By Clay Coleman
VANDALIA—There are two sides to everything. How many times have you heard that before? We have two sides to a story — two sides of a coin. Vandalia has two sides, as well. You can eat at two diners. Go to two different auto parts stores. We even have two different mechanics. I can feel those two sides when I’m out among the people, this city’s lifeblood. This town has two sides to it: those who have given up and those who are still holding on.
At one of the town’s diners, they serve fried food for a reasonable price, and a lot of it. The other restaurant down the street is a bit upscale. It’s a fried versus broasted kind of thing. But the owner looks as though he should be leading a pack of Outlaws on his Harley, so I usually hang out at that one.
I spot Rennie Davis filling up his plate at the salad bar when I walk in. Rennie is a lifelong farmer. His face is red from years of working outside. He doesn’t get out into the fields as much as he used to, yet he takes time to get involved with a bit of everything. It keeps him busy. I met him the day before at the ambulance station.
“The Rotary Club district governor out of St. Louis is giving a speech tomorrow. Maybe It’ll make a good story,” he tells me. Anything that happens in Vandalia could be a story.
The Rotary Club has been around since 1905. Back then, businessmen in Chicago got together once a week and discussed ways to give back to the community. They would meet for lunch, invite a guest speaker who was usually a prominent business leader, and address ways to better community involvement — all this, wrapped in the symbolism and patriotism that was so prevalent back then. The idea took off, and today there are more than 1.2 million Rotary Club members worldwide. I did my homework. I looked forward to seeing how this translates into a small town like Vandalia.
Rennie gestures to me after filling his plate, and we walk back to the conference room. That must be on a list somewhere because every small town has a conference room. Supposedly there’s a list of 77 professions that the Rotary Club looks for in its members. I don’t know if I believe that, but you have to be asked to become one. I’m Generation X, which means I know a little about a lot. I wasn’t planning on becoming a business leader when I was growing up. My name won’t be on a Rotary Club memo.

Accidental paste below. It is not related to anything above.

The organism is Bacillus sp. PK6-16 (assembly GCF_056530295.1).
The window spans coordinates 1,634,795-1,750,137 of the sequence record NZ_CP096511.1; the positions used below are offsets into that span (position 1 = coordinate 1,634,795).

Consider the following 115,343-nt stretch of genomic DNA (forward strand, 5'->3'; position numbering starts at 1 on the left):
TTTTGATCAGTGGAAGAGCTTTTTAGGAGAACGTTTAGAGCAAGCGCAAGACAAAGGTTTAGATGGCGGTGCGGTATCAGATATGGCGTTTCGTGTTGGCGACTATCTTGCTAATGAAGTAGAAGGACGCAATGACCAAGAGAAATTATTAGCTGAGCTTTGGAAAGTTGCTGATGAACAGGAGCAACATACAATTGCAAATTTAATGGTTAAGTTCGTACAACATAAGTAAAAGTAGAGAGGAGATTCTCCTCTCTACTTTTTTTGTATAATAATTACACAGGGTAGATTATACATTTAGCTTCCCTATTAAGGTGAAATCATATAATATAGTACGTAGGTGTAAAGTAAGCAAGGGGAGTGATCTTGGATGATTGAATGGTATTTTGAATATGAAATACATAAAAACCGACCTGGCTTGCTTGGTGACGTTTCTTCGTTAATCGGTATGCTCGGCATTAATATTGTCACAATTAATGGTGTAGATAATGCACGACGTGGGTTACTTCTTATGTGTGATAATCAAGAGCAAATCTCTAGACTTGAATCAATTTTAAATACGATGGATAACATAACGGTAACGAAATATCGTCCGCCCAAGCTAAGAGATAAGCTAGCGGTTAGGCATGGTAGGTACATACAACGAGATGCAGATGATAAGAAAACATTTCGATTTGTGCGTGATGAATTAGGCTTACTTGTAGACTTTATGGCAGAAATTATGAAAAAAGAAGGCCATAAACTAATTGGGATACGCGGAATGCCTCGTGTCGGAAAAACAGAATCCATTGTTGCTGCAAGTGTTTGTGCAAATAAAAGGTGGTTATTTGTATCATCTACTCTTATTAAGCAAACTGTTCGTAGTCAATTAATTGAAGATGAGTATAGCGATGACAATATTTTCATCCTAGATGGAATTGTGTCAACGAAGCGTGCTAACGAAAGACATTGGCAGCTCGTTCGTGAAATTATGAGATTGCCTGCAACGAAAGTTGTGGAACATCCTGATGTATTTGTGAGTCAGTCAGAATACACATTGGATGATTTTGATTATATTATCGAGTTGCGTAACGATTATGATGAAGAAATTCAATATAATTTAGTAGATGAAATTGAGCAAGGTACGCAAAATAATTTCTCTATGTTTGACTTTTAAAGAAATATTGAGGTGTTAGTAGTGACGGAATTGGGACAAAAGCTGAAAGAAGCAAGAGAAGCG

We walked to a long table that stretched across half the room. At the end of the table was a small lectern with the Rotary symbol mounted on its front. Next to the lectern lays a brass bell. About nine people stand behind chairs talking to each other. Two members wore overalls while the rest were attired in business casual. Most were middle-aged or better, but one was a young woman. She seemed as though she wanted to be there. She seemed more motivated than the others.
One of the men in overalls walks up to the podium and rings the bell. They all stand up and say a prayer, then say the Pledge of Allegiance. The club goes over the minutes from the last meeting. They talk about funds for the group — upcoming projects. The woman is the sergeant for the group, which means she enforces the rules. She’s quick when it’s her time to talk, yet she has to pay the penalty for not doing something for the group. She gets up and places something in a pouch. The pouch looks like it came from a Crown Royal bottle. She runs her own insurance company. She reminds me of someone who’s good at remembering what others forget, even if she had to pay up this time.
The guest speaker drove up from a town outside of St. Louis called Washington. It’s the corncob pipe capital of the world. He walks up to the lectern, wearing a blue sports jacket, club pins running down his lapel. The man reminds me of a real estate agent. He starts to speak, his comments focus on change. Sure, he talked about things like service before self and recruitment goals and about everything an organization needs to do to survive, but he always came back to that one theme. It was like he was pleading for the group to change.
The man finishes and sits down. I can sense the meeting is ready to wrap up, so I ask a question when the man in overalls returns to the lectern. Does the club recognize noteworthy people in the community, I ask him? The man in overalls eyes widen. We don’t do that, he tells me. Shortly after, the meeting is adjourned, and I watch as the members start gathering up their things and head towards the door. I hang back and watch as they drive away.
Every town has two sides to its story. It’s people have two sides. You have those who stay in their homes and watch as everything crumbles around them. Those are the ones who have given up. Then you have people who are holding on — waiting for better times. They stick to their ways, hoping for someone or something to come and save them. Find me the town where its citizens pick themselves up off the ground and get on with it. That’s the change I’m looking for.